Norway-based Scatec Solar and its business partners have received $100 million in financing for the development and construction of three solar power plant projects in Jordan with a combined capacity of 43 MW.
Scatec Solar and Jordanian partners Quest Energy Investment, European Jordanian Renewable Energy Projects and Greenland Alternative Energy have jointly developed the the projects, which are budgeted at a total $135 million.
The European Bank for Reconstruction and Development (EBRD) and the French development agency Société de Promotion et de Participation pour la Coopération Economique (Proparco) are providing the debt financing for the solar plants.
Scatec Solar will construct the plants and provide operation and maintenance services when the plants are completed and in operation.
"Securing financing for the Jordanian projects is an important milestone for Scatec Solar, and an important contribution to meet our ambition of continued strong growth as an independent solar power producer," said Scatec Solar CEO Raymond Carlsen. "I am pleased to see that our approach to team up with local partners and strong finance institutions bring about such great results."
Scatec Solar will own 70% of the 10 MW Oryx plant and 40% of the two other plants totaling 33 MW capacity. The companies expect to complete the plants in the second half of 2015.
The three plants will produce an estimated 104,000 megawatt hours annually and generate revenues of some $17 million a year, according to Scatec Solar. The National Electric Power Company (Nepco) will buy the electricity produced by the plants under a 20-year power purchase agreement. The plants are located near Ma’an City in southern Jordan.
The EBRD and Proparco will provide $50 million each to fund the construction of the three plants — the latest projects in a continuously growing pipeline of impressive PV projects in the country.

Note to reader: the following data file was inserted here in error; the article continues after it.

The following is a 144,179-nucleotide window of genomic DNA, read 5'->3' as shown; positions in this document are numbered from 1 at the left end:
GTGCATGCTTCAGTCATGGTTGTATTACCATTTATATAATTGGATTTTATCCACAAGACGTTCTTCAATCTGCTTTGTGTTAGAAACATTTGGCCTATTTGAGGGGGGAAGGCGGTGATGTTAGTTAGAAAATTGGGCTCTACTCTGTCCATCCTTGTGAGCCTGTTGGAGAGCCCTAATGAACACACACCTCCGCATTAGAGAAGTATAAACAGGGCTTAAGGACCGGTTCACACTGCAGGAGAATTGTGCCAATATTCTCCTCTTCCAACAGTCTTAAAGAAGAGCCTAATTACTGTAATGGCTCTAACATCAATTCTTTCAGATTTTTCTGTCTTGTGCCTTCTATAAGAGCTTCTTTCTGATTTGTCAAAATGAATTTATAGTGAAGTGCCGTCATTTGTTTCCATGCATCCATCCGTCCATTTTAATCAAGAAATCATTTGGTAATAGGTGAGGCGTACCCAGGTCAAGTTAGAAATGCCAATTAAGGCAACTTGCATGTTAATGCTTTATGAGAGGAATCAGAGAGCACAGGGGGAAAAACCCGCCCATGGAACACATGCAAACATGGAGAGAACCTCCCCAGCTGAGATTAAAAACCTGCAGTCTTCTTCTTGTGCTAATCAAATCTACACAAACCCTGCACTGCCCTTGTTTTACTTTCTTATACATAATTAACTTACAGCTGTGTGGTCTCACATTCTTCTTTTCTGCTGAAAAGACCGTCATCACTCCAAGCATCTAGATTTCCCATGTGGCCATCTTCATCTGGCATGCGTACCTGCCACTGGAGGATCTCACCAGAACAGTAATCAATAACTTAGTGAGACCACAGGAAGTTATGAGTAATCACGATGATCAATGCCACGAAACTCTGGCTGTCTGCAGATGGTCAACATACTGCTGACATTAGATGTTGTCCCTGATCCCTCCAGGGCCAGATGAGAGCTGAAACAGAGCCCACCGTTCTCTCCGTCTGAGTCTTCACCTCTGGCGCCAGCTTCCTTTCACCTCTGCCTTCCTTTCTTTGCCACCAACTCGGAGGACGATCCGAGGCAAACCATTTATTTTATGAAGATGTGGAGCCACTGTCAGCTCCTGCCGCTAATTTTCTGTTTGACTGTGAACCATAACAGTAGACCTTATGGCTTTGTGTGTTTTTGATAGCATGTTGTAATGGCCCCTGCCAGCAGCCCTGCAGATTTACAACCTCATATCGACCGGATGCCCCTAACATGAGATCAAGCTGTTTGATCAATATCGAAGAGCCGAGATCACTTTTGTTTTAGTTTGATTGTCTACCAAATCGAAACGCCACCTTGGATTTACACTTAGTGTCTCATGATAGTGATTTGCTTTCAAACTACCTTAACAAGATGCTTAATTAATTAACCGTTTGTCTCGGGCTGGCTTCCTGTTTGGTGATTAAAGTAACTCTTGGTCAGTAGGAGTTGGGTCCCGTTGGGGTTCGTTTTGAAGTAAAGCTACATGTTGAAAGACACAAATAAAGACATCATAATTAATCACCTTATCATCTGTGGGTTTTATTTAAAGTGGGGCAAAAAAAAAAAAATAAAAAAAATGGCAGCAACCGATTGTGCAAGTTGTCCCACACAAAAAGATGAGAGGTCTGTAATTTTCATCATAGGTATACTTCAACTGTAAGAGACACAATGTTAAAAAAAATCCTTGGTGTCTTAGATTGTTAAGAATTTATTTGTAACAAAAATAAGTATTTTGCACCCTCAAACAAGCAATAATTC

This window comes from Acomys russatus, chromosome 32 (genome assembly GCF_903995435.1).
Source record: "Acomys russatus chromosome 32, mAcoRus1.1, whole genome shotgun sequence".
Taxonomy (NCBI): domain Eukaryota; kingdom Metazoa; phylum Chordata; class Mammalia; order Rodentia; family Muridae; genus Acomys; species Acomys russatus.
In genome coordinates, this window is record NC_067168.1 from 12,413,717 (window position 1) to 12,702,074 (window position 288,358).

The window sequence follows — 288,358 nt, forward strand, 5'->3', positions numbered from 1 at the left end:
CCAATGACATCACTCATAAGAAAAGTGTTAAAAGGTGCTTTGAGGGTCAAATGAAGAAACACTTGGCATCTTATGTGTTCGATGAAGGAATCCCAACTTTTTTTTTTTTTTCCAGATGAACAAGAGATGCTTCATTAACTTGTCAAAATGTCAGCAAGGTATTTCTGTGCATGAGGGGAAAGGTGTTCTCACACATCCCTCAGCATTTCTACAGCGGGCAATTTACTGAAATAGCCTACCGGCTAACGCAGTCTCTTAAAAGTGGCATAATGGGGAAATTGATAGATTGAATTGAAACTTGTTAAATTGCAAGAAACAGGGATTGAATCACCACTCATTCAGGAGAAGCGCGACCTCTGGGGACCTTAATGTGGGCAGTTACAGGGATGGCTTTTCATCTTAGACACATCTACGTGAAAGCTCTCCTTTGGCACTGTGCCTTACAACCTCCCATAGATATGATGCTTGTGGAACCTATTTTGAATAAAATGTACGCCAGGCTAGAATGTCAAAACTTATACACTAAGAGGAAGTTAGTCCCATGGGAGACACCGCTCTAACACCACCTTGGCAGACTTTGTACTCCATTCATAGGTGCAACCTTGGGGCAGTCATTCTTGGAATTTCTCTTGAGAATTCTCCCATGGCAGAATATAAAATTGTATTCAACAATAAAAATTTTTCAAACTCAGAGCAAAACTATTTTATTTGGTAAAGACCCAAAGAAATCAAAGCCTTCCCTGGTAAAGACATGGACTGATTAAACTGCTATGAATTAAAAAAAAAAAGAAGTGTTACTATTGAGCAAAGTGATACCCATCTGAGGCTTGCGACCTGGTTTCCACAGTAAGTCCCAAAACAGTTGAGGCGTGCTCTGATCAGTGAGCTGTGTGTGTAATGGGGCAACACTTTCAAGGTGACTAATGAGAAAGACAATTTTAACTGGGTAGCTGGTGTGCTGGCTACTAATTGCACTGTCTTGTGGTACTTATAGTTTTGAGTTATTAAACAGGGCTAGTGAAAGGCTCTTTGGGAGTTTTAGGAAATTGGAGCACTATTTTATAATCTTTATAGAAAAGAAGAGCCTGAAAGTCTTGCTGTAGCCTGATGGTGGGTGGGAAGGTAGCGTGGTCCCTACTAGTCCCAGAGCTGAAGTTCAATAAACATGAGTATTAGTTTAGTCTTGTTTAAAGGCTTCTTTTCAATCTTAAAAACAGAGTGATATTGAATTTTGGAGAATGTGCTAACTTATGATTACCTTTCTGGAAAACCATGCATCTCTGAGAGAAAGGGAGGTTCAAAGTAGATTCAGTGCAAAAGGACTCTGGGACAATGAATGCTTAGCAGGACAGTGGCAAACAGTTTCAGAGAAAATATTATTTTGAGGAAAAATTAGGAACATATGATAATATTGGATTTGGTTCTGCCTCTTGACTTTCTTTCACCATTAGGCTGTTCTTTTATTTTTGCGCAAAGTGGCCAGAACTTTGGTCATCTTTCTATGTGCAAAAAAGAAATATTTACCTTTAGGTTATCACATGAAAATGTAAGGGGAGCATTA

Monday’s announcement comes several weeks after the EBRD’s decision to provide a $25 million loan for the construction of a 20 MW solar PV plant likewise located near Ma’an, about 220 kilometers south of Jordan’s capital city Amman. The 20 MW project is also getting an additional $25 million loan from the U.S. Overseas Private Investment Corporation (OPIC) and will be constructed and operated by a 100% subsidiary of SunEdison, the EBRD said in September.
Nandita Parshad, the EBRD’s director for Power and Energy, said Jordan had outstanding solar energy sources and the bank is committed to developing the country’s solar sector and helping it to satisfy its energy supply while also reducing its environmental impact. Jordan currently imports more than 97% of the energy it consumes, relying disproportionately on natural gas from Egypt and oil from Saudi Arabia.
The Jordan power rush
In the last few months, there have been a series of ambitious solar PV projects announced in Jordan, including a 52.5 MW plant and two smaller PV plants, each 10 MW, all located in the southern Ma’an region. The 52.5 MW park will be built by Shams Ma’an Company, which counts the U.S.’ First Solar as a shareholder, while Scatec Solar will also build one of the smaller plants, with Dubai-based Adenium Energy Capital and Portugal’s Martifer Solar jointly building the other.
Scatec Solar saw strong third-quarter growth this year, generating sales of NOK 130.2 million ($19 million) — NOK 100 million more than in the same period last year — and drastically reducing its loss.
The company currently owns and operates 220 MW of solar power plants in the Czech Republic, South Africa and Rwanda.